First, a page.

What will wildlife do?

Wildlife exposed to prolonged heat often display a range of symptoms and can appear lethargic, disoriented or unresponsive, so it's important to take care when helping them.

Tree-dwelling and nocturnal wildlife such as possums and koalas may be seen on the ground in search of water if suffering from heat stress, while birds will often pant and stretch their wings to cool down.

Grey-headed flying-foxes are particularly prone to heat stress. They typically flap their wings and move down lower in the trees to escape heat from direct sunlight.

How can I help?

Members of the community can assist wildlife during days of extreme heat by placing bowls of water out around your garden to help keep them hydrated. Use the garden hose to spray mist into trees and shrubs to create cooler niches that they can use to escape the heat.

If you come across small wildlife such as possums or birds that appear lethargic, non-responsive or sick, using protecting gloves, pick the animal up using a towel or cloth and place it in a well-ventilated, cool container on a damp towel. Provide a small bowl of water for it to drink.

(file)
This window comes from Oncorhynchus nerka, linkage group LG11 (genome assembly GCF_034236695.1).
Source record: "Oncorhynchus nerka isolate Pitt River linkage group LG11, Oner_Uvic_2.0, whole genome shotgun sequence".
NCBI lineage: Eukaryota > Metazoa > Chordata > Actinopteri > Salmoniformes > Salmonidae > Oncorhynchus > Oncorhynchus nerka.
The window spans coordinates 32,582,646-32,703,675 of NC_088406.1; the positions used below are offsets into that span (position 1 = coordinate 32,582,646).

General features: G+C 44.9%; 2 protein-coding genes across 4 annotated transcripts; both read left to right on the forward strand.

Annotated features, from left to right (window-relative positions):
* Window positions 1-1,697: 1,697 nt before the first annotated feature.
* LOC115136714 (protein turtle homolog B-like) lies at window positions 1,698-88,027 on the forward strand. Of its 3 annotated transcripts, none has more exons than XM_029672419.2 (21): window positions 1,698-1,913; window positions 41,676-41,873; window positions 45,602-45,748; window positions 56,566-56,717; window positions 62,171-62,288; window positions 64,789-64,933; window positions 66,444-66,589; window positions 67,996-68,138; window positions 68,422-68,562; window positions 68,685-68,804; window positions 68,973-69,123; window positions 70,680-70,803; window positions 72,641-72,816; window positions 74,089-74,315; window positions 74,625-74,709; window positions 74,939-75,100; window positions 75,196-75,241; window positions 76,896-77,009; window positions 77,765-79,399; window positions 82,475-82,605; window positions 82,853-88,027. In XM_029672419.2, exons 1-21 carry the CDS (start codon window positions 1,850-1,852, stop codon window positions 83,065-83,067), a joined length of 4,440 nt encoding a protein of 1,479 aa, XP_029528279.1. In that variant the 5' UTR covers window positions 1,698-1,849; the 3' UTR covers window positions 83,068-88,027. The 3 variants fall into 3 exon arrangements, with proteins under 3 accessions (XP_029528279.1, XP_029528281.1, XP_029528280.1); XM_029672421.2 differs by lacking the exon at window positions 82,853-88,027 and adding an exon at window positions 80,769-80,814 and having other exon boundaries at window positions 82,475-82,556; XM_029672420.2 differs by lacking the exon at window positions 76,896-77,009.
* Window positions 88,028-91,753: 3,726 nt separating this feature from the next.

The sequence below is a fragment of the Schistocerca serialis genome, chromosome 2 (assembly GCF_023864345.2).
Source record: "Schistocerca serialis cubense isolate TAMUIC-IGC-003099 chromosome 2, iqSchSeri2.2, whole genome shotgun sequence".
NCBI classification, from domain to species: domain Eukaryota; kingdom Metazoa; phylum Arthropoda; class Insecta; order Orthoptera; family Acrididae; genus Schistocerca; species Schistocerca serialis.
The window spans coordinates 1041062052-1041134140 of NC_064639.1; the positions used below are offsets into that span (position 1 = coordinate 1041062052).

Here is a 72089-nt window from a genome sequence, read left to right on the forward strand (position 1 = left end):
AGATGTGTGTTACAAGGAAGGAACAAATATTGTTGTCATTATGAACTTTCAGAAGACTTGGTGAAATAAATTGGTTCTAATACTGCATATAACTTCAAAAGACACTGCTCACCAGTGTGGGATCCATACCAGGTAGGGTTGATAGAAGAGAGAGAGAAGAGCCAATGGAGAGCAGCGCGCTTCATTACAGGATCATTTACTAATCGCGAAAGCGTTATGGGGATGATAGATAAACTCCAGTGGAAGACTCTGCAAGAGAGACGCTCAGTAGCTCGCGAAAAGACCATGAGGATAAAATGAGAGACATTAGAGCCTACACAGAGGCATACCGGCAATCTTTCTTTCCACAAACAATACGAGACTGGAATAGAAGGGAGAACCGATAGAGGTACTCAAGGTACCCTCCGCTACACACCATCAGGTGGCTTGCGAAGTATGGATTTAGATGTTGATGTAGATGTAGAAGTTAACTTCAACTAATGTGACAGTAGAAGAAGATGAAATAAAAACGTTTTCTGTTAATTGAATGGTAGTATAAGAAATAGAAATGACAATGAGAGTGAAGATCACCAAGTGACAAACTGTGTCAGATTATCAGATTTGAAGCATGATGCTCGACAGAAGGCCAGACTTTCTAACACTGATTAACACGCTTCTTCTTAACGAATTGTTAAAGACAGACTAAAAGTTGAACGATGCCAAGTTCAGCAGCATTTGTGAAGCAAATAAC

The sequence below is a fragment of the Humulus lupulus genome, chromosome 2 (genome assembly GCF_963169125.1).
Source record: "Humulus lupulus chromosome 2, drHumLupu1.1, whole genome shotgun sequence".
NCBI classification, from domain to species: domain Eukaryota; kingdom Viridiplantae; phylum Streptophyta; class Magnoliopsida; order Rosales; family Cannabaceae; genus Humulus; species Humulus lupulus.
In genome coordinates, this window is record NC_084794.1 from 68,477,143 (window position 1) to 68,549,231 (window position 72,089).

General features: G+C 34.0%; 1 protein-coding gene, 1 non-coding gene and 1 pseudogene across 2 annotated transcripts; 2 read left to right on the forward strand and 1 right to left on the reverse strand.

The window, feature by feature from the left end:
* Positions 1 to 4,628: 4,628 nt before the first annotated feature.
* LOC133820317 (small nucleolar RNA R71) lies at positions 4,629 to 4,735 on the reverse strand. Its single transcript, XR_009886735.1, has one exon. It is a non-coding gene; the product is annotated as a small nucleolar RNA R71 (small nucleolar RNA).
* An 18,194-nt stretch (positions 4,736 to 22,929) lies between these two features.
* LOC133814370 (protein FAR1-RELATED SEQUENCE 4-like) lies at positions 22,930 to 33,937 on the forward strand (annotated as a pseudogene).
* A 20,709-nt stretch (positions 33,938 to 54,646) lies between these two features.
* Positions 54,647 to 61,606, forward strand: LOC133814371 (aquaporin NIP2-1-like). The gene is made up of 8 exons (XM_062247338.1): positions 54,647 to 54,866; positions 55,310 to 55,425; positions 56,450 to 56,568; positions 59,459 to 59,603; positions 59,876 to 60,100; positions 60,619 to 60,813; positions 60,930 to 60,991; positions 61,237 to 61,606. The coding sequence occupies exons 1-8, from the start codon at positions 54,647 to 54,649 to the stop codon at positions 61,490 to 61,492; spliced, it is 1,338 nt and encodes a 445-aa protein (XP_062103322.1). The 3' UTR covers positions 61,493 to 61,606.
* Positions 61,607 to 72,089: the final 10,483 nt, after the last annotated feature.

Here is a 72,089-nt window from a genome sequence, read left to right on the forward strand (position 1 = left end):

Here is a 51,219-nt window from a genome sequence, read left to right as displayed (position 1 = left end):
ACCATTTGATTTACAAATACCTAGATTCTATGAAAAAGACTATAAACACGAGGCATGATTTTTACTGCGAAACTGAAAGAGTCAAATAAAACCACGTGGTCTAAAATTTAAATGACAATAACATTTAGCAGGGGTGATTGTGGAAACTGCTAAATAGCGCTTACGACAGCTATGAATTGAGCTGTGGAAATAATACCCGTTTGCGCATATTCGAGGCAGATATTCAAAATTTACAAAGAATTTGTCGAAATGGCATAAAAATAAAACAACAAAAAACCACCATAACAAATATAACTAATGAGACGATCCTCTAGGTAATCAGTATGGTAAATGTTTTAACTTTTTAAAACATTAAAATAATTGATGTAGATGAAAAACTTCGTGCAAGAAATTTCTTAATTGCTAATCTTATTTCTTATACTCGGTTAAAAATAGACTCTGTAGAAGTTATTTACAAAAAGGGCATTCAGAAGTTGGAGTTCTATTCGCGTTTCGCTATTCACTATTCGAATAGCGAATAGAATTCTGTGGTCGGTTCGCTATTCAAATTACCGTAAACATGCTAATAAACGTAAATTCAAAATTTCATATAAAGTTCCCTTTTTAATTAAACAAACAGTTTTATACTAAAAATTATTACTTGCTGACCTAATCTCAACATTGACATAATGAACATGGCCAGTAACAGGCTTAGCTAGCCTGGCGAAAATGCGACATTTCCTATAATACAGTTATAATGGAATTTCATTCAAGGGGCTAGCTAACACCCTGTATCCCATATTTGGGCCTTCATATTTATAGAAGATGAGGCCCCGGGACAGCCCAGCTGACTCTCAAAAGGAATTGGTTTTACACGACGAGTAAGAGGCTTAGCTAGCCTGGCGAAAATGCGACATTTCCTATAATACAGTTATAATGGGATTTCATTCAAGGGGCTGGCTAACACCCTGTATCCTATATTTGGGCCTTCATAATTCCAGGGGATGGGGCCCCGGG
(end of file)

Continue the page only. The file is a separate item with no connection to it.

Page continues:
You can also gently spray the animal with room temperature water to cool it down. Avoid placing any further stress on the animal by staying quiet and keeping children and pets away.

If it is a larger animal such as a kangaroo, koala or wombat, you should not touch or handle it for your own safety.  Under no circumstances should you touch or handle a flying-fox as they can carry diseases that can be transmitted to humans.

Contact a wildlife rehabilitation organisation, vet or Wildlife Shelter or Foster Carer immediately for further assistance.

Further information

For further information or to seek advice or assistance for wildlife suffering from heat stress, contact your local vet, a licensed wildlife shelter or rehabilitation organisation. Contact details for a wildlife rehabilitation organisations can be found here.

Fact sheet

Fact sheet - wildlife and heat stress - Word

Fact sheet - wildlife and heat stress - PDF

Page last updated: 05/01/2018